“Actually, there were extreme proposals from the employers’ and employees’ groups. The former wanted a zero increase while the latter asked for P30 daily hike in their salaries,” he said.
Gonzales said workers in the non-agriculture sector will get a daily wage hike of P11; those in the plantation sector of agriculture will get P8; those in the non-plantation sector of agriculture will receive P5 and those who are employed in businesses with more than 10 workers will receive P6. No increase was granted for employees in businesses with less than ten workers.
Southwestern Mindanao covers the provinces of South Cotabato, North Cotabato, Sultan Kudarat and Sarangani and the cities of General Santos, Koronadal, Tacurong, Kidapawan and Cotabato.
The wage increase is incorporated under the Cost of Living Allowance. The new wage order, which was published in a local newspaper last July 22, was reached following a series of public consultations in the region.
When the new wage order takes effect, the minimum salary rates will P224.50 daily for workers in the non-agriculture sector, P208 for plantation sector agriculture, P205 for non-plantation sector and P212 for those employed in businesses with more than 10 workers.
The board last granted an increase in the region on June 19, 2005. The minimum wage, inclusive of cost of living allowance was pegged at P213.50 daily for workers in the non-agriculture sector, P200 in the agriculture sector and P206 for the retail/service establishments.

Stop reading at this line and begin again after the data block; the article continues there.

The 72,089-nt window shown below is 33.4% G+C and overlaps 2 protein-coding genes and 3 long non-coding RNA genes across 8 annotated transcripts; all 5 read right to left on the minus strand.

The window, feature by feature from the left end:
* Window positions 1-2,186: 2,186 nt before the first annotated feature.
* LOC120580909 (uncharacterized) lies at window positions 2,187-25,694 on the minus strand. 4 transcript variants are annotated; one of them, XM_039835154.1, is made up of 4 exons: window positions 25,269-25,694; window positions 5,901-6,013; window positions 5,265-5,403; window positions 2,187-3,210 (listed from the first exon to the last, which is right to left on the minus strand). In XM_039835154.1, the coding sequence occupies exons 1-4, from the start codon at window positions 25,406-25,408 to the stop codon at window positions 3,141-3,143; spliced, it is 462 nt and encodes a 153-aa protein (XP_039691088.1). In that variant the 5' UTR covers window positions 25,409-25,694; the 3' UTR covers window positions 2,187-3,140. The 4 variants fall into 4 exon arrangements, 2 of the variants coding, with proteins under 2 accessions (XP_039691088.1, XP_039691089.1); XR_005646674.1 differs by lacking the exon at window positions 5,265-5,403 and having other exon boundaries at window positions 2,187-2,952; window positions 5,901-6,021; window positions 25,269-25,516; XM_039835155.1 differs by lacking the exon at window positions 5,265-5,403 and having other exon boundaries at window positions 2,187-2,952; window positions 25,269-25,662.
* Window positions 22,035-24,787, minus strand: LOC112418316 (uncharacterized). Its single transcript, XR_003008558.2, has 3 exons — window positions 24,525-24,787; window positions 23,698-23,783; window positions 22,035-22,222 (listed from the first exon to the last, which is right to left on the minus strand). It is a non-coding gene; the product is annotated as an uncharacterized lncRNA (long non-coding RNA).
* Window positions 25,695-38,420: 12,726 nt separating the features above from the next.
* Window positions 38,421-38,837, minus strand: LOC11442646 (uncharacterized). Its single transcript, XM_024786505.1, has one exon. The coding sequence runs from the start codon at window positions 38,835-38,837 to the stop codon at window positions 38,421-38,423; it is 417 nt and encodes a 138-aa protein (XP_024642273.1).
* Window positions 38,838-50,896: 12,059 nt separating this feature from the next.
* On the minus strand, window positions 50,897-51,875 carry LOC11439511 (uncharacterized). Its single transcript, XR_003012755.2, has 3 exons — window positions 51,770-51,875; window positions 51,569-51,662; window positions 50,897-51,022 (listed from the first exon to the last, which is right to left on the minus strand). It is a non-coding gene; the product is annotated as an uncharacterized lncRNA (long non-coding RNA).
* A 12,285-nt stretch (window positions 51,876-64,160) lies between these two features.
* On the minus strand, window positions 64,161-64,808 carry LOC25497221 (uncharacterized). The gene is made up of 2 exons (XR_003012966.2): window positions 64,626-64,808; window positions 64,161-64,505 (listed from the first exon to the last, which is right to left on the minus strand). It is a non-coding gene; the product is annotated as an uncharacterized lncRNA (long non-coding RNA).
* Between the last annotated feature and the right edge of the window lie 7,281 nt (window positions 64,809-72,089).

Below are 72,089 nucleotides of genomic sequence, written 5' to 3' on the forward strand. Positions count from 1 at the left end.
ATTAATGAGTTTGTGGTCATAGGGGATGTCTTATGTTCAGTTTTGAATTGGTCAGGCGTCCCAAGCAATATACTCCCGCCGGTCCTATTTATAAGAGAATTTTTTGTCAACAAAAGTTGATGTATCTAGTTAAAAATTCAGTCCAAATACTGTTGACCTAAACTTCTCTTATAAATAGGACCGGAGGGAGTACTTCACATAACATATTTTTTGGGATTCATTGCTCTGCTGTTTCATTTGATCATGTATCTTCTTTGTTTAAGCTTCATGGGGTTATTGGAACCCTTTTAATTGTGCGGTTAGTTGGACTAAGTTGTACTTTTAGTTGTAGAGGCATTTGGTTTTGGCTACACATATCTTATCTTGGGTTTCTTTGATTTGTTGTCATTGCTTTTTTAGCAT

Gonzales explained that when the wage order takes effect, overtime pay of minimum wage workers will be computed less than the living allowances. Computation will be based on the 2005 levels, he said.
He noted the wage rates came under review in the light of economic realities brought about by the successive adjustments in the prices of oil and other petroleum products.
Militant workers’ groups in the region assailed the board’s decision as they pressed for the P125 across-the-board daily increase.
Based on their demand, a minimum wage earner with six family members in the area should be paid P489 daily.
Tony Veneracion, chair of this city’s business chamber, said they understand that there is a need to increase the wages of minimum earners.
“We are not surprised by this development because we have been expecting a salary rate adjustment,” he said, adding the new wage order’s impact on small and medium enterprises is big. “Some of them would reel from this development,” he noted.
About 82 to 85 percent of businesses here have been reportedly classified as small and medium enterprises. (MindaNews)